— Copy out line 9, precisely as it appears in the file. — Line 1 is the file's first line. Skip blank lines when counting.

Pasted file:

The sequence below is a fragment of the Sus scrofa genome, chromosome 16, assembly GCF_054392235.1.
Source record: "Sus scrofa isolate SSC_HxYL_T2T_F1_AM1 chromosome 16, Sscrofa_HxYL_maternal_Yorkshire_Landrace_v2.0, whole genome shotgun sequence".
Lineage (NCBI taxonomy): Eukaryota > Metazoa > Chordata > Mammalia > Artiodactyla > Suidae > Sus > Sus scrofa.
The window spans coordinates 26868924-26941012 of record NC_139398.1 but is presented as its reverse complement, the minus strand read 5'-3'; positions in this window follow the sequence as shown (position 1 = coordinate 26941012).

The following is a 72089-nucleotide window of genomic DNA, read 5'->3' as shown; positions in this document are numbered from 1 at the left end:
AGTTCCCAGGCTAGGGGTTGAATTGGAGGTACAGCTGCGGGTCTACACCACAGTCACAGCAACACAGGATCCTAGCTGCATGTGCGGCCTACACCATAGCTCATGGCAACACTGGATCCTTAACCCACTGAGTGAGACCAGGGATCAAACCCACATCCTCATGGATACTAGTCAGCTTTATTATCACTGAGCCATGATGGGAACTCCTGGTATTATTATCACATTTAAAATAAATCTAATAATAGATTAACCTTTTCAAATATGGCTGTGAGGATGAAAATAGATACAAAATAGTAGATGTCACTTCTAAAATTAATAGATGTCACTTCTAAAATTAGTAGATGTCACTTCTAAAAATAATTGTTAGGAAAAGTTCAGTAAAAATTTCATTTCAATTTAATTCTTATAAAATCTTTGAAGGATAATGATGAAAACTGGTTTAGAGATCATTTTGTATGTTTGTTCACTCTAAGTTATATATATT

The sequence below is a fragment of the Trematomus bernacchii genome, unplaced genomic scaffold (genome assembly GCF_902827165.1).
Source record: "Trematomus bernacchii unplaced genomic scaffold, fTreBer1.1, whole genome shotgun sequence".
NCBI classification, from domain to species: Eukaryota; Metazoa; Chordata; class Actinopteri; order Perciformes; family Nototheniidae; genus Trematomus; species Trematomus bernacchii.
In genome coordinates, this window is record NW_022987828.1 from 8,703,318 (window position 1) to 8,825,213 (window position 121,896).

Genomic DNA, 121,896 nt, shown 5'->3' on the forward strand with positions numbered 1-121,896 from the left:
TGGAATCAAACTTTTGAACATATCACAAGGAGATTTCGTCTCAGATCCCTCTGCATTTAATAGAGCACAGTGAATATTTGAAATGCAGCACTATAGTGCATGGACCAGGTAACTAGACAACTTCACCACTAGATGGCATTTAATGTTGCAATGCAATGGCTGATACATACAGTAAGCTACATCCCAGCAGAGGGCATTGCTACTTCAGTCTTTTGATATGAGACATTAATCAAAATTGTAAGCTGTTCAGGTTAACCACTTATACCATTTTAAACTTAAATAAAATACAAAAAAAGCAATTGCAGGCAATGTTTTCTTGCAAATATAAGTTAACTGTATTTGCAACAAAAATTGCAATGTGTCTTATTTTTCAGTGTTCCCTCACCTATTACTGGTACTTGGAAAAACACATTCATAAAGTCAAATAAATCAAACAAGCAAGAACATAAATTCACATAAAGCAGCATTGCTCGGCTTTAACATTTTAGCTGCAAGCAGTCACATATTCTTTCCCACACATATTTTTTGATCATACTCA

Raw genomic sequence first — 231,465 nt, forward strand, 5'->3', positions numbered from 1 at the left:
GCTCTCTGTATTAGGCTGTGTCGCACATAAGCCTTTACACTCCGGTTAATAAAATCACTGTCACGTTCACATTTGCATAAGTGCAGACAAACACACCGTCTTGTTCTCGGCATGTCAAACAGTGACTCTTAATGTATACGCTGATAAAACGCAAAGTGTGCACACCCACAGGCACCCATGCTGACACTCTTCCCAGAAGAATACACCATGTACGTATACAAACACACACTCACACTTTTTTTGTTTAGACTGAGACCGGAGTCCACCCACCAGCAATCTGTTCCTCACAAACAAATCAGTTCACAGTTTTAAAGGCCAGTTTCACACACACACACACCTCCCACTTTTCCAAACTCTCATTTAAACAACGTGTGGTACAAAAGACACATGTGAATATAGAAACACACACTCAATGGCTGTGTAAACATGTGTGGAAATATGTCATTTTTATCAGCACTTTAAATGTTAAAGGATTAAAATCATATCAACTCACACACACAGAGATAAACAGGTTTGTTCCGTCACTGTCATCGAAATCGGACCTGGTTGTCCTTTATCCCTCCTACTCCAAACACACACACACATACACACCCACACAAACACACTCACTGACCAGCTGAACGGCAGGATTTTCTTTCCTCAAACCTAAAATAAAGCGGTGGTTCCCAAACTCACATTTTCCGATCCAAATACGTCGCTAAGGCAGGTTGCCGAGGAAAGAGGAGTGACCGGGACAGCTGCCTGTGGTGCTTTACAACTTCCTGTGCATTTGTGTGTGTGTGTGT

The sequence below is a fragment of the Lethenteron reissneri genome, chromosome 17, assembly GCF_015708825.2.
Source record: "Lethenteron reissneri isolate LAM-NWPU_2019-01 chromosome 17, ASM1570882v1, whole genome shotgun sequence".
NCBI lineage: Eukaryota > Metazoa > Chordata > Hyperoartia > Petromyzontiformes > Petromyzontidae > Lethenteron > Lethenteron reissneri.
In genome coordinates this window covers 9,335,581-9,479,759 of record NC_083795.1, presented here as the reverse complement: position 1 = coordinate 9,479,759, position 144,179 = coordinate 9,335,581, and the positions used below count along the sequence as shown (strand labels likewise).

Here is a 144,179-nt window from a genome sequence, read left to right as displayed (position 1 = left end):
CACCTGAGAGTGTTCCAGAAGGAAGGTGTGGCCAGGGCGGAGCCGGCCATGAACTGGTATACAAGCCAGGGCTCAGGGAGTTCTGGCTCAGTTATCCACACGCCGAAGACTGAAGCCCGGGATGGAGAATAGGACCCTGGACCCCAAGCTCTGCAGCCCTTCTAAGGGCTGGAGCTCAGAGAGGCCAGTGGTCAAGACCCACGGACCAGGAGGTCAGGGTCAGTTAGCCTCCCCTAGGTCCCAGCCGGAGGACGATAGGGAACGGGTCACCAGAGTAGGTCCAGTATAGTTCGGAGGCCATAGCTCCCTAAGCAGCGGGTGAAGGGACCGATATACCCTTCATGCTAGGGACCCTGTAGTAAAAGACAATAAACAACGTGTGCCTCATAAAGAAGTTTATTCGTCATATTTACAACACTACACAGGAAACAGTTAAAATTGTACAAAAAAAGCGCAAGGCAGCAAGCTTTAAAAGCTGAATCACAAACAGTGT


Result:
NCBI classification, from domain to species: Eukaryota; Metazoa; Chordata; class Actinopteri; order Perciformes; family Nototheniidae; genus Trematomus; species Trematomus bernacchii.